When looking at the trig point from the plateau below, it appears that one need only cross the plateau, climb the rocks to the trig and voila! Not so. What is not apparent from the initial vantage point are the multiple rocky tiers between you and the summit! That said, even with the “false summits”, Mt. Geikie is still a relatively short and easy wander from Lake Tyndall. We had packed a couple of litres of water each, but this proved unnecessary given we would pass a decent creek and multiple small trickles along the way.
(That said, bear in mind summer of 2020-2021 was a La Nina weather cycle with higher-than-usual rainfall recorded. While this part of Tasmania typically receives over three metres of rain per year on average, elevated ridges and plateaus can still run dry in summer. Water is annoyingly heavy, but we’ve learned the hard (thirsty!) way to err on the side of caution and carry a bit more than you think you might need – Bender).
Our progress was not hindered as the route gently undulated as it passed through low heath. To our east the skyline was a lumpy, bumpy line of mountain superstars. Mt. Ossa, Mt. Pelion West, Cradle Mountain and Mt. Thetis were all on show. The standout though was Eldon Peak, a remote mountain we’d only ever seen previously from afar. Up close, it dominated every other peak around it – what a brute.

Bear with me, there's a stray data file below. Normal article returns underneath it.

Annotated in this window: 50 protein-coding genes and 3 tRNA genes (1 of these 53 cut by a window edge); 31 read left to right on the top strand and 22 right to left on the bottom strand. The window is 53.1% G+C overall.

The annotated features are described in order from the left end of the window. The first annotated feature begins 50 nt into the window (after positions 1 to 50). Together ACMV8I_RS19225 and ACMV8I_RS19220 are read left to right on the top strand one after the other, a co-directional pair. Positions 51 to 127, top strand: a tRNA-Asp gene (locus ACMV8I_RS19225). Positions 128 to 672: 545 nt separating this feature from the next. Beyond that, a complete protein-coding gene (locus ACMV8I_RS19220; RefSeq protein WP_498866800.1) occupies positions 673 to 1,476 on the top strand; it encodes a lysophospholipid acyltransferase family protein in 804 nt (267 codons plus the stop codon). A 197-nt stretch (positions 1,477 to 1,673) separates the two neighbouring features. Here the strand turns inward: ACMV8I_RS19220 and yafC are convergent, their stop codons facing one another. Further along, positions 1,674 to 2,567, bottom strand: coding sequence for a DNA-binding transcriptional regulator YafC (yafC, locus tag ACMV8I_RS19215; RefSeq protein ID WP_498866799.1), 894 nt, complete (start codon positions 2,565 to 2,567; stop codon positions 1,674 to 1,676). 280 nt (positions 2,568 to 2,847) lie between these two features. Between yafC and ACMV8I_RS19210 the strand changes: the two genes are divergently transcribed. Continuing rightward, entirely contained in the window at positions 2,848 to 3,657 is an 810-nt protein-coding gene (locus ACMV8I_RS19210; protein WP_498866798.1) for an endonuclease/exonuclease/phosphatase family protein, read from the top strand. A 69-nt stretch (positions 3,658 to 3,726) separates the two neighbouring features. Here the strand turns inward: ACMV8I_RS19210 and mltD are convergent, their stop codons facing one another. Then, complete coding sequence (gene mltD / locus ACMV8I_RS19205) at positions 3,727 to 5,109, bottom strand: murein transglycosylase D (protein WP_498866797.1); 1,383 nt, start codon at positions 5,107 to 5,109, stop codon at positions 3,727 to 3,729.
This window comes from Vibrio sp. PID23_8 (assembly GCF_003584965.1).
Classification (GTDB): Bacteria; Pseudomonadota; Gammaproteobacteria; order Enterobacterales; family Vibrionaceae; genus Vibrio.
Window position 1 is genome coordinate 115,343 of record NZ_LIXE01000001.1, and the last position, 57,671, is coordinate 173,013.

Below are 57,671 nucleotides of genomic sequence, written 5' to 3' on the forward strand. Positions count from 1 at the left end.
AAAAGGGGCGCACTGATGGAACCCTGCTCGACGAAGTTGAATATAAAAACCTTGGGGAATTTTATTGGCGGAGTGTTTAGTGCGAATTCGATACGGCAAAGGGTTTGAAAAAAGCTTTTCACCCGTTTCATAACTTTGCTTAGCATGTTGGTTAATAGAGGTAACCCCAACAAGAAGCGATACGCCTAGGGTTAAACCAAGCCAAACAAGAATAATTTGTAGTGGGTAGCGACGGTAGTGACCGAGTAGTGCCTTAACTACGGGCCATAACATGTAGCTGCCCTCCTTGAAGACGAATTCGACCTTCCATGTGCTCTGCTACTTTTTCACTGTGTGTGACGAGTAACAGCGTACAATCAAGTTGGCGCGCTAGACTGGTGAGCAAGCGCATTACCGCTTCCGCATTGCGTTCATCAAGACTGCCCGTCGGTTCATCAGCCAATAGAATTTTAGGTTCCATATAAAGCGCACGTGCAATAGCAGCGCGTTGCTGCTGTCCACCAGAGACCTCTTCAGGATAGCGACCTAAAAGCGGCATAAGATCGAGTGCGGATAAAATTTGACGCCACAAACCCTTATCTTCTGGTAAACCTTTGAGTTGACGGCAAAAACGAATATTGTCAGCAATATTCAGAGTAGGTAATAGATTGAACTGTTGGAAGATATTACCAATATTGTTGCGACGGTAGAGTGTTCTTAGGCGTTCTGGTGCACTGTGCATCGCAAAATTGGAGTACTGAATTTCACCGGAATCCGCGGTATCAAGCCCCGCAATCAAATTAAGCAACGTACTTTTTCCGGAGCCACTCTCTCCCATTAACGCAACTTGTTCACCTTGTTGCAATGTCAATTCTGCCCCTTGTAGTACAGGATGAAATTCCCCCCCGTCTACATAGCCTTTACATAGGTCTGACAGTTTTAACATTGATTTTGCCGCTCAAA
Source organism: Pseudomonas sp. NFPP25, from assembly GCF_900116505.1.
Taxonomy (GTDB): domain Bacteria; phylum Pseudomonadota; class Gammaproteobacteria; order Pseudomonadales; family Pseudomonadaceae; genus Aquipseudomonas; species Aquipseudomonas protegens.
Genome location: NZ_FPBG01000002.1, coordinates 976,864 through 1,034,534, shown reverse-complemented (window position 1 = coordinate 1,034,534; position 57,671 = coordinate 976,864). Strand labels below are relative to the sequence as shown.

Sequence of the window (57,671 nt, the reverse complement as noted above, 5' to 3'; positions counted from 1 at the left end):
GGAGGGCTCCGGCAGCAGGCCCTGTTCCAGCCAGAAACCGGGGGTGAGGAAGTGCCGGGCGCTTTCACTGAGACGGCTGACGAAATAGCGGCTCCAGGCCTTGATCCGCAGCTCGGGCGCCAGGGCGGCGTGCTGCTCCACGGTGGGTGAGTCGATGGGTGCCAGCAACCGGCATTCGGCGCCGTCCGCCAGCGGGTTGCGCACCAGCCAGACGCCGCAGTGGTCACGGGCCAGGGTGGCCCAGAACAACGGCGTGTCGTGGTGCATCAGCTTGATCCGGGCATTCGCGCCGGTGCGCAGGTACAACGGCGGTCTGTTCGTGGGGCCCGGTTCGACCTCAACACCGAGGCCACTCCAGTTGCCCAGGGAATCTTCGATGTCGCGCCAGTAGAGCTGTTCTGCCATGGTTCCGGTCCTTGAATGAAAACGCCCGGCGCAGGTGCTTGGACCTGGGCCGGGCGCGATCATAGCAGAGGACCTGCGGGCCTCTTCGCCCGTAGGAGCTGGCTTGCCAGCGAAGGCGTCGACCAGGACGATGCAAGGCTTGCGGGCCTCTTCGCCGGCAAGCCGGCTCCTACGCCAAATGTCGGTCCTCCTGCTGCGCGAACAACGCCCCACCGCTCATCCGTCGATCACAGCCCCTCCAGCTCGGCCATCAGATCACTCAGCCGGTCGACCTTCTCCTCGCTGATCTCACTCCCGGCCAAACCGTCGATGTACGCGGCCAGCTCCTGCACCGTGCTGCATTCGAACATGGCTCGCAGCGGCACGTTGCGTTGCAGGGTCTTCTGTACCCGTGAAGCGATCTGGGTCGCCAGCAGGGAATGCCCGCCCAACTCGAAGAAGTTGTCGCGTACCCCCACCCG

Pads and rocks.
As we closed in on Mt. Geikie, the sprinkling of rocks across the ground increased. The well-trodden pad beneath our feet was evidence that some degree of human traffic passes this way. Indeed, we heard a voice and turned to see a lone walker behind us. She was enjoying Mt. Tyndall and Mt. Geikie as a long day walk from the car – entirely possible in lovely summer/early autumn conditions.
The trig was now playing hide and seek. It would come into sight, only to drop off the radar again moments later. One minute looking ever so close, and the next minute – gone! As we got closer to the mountain, the mountain got further away! No matter, as the walking was easy and the views superb. The pad meadered close the the sheer eastern side of Mt. Geike and I was fascinated by how the scrub clung onto each haggard cliff – like a hanging garden in a high rise apartment block.
The big drop.